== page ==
Wednesday, October 30, 2013

My Houston Mission Continues Experience, by Christopher Paparis

When I touched down in Houston, after a long day spent at the airport, it was a joy to have those dedicated Mission Continues staffers waiting for myself and a few other TMC fellows to pick us up. They were polite, friendly, and inviting.  

The introductions of the TMC staff were well underway when we arrived at the hotel. Unfortunately, we missed Eric Greiten speak and he was not available for a meet-and-greet for the rest of the week. Jim Robbins was very helpful and he accepted the Operation College Promise challenge coin on behalf of Eric with the promise of giving it to him in a manner befitting its importance.  In return he handed me a challenge coin of The Mission Continues, which made my face light up like a kid on Christmas morning.  Friday night wrapped up with a pleasant introductory dinner and some light networking at the hotel refreshment stand.
Saturday was by far the most important event. It was the event. We had a brief orientation in the morning concerning demolition and clean-up activity at Cristo Rey Jesuit, a small private school  with an intelligent mission:  It seeks to empower high school-age kids that would otherwise lack the resources to be adequately prepared and for college. The school has a unique program that focuses on a four day school week, with the fifth day being spent in an internship with a local company that provides the youth access to skills that may not be available in the public school. The additional specialness of this program is that it greatly subsidizes the cost of the education for the student, as they effectively pay their own tuition through the work-study program.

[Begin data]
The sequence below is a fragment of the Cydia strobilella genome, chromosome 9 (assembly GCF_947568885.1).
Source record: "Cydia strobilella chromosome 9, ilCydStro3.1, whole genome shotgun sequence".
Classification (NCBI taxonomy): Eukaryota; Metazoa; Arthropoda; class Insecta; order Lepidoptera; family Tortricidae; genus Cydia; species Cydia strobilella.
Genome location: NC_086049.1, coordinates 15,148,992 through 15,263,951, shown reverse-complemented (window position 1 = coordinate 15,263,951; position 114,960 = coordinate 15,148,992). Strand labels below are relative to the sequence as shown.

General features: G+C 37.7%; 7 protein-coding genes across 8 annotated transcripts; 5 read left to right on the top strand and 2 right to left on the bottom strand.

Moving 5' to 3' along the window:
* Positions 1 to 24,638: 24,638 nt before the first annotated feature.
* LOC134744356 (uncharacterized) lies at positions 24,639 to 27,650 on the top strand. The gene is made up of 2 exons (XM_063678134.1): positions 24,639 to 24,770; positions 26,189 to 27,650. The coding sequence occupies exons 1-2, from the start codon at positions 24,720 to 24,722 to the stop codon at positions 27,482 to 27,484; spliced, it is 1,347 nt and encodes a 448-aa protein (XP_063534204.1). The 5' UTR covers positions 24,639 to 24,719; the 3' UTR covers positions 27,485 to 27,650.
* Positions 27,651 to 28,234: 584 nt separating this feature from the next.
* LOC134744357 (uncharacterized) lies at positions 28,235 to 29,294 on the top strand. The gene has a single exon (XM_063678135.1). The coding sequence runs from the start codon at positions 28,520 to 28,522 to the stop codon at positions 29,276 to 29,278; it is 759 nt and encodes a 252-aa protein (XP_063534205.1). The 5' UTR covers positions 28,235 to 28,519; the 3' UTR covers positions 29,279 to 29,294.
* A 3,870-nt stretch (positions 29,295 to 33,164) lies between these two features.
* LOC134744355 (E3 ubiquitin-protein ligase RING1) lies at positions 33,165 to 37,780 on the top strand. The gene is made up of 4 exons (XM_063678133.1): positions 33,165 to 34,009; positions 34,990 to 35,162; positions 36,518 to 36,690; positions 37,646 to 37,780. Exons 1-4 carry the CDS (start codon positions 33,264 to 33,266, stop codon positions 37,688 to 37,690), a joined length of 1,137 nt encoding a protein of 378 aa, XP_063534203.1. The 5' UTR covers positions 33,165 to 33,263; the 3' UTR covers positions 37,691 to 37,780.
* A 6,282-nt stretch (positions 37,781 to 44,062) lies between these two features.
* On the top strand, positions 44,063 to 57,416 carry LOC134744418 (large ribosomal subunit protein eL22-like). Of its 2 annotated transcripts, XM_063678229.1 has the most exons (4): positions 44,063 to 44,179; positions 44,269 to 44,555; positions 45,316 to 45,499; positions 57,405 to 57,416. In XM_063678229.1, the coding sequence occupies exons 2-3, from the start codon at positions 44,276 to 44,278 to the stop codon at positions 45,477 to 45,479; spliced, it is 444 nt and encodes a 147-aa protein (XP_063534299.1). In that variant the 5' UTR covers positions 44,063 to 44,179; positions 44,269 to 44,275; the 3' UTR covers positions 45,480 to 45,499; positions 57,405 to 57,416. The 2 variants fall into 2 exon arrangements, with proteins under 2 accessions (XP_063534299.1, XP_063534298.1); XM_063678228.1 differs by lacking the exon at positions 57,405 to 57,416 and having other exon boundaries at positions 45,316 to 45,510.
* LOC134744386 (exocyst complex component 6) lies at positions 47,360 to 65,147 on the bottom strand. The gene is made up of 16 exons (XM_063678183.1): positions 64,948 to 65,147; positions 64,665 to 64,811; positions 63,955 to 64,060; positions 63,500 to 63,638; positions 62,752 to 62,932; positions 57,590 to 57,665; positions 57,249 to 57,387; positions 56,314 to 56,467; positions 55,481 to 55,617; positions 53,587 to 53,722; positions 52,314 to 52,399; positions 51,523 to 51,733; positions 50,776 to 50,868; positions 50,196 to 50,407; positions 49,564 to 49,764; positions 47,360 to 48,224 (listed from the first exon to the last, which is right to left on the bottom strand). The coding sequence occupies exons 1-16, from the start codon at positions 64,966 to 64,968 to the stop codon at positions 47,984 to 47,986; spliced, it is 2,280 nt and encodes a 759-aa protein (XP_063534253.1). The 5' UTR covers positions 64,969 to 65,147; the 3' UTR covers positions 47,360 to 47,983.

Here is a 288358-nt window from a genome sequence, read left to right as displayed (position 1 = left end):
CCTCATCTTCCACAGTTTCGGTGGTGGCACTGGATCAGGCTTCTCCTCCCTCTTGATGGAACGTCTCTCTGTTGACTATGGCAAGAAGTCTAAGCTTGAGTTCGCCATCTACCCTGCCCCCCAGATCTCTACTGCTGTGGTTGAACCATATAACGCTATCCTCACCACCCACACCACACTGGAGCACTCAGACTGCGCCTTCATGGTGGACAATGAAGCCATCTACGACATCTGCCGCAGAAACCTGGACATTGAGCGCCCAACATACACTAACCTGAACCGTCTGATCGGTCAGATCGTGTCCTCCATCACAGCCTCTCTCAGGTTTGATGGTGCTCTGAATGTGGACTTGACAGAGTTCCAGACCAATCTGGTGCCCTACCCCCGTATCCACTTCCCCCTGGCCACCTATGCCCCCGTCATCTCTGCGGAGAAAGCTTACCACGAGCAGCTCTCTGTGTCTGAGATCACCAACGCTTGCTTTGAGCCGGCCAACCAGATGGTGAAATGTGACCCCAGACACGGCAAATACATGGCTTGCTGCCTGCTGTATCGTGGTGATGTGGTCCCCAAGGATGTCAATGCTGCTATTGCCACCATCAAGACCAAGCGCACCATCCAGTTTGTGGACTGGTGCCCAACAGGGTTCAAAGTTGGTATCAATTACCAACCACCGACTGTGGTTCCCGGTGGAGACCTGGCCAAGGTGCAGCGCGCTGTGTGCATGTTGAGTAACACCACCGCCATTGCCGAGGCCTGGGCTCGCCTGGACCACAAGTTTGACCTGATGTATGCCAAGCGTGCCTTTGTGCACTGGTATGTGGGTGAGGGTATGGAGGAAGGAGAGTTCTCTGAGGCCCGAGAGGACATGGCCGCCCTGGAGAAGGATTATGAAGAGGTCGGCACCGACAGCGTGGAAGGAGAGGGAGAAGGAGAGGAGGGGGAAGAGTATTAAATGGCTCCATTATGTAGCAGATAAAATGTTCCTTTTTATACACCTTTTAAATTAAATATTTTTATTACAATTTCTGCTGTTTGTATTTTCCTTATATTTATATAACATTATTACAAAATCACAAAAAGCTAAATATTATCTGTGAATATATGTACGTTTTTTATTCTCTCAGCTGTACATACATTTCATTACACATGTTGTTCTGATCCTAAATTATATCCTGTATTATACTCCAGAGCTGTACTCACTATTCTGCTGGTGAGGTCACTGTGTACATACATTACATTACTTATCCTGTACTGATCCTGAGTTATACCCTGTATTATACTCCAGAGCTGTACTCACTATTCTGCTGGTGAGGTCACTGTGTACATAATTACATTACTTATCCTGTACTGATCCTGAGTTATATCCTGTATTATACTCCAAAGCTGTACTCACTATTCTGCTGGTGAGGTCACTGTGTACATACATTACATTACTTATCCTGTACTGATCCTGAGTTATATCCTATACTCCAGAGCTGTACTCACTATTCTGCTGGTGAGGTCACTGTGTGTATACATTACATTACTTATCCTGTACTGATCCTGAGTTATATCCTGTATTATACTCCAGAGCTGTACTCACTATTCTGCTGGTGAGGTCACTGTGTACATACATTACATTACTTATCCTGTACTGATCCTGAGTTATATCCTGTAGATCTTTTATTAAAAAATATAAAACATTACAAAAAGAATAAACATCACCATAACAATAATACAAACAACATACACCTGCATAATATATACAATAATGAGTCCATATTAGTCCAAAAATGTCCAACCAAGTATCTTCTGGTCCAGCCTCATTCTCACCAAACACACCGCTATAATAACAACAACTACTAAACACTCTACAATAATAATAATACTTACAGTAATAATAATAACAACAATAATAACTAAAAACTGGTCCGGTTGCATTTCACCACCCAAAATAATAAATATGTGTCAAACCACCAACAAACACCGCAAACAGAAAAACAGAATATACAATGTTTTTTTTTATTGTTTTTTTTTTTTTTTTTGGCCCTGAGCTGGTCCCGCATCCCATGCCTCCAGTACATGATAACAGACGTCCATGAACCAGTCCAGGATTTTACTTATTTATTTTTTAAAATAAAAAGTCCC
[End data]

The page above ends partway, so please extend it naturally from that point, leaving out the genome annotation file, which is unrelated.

The work was simple but strenuous. We laughed, we didn’t cry, no one complained, someone almost put a nail through their hand, and we laughed some more. The focus on teamwork and fun was ever-present. Conversations flowed easily and freely between the fellows and staffers.  The sense of camaraderie was always there, it just needed an opportunity to be expressed. Here it was. The Mission Continues’ orientation had a reformative affect, rather than a transformative one. It uncovered and bolstered the sense of duty and commitment we possessed as soldiers, sailors, Marines, and airmen. It invigorated our resolve to serve. We saw ourselves reflected in the ambition and selflessness of one another and it gave concreteness to our decision not only to join The Mission Continues, but also our dedication to mission of the programs we chose to participate with in our home states.

Sunday allowed us a small opportunity to speak with other fellows and pass along our elevator-speeches. A particular fellow was interested in acting as a liaison between the higher-tier colleges and veterans. This was particularly interesting because it was a small point of discussion at the OCP retreat, in which we toyed with the idea of making private schools more accessible to the veteran-student.  In summation, I love Texas; I can’t wait to go back. The Mission Continues lived up to my expectations of espirit-de-corps and further innervated my desire to start working with Operation CollegePromise.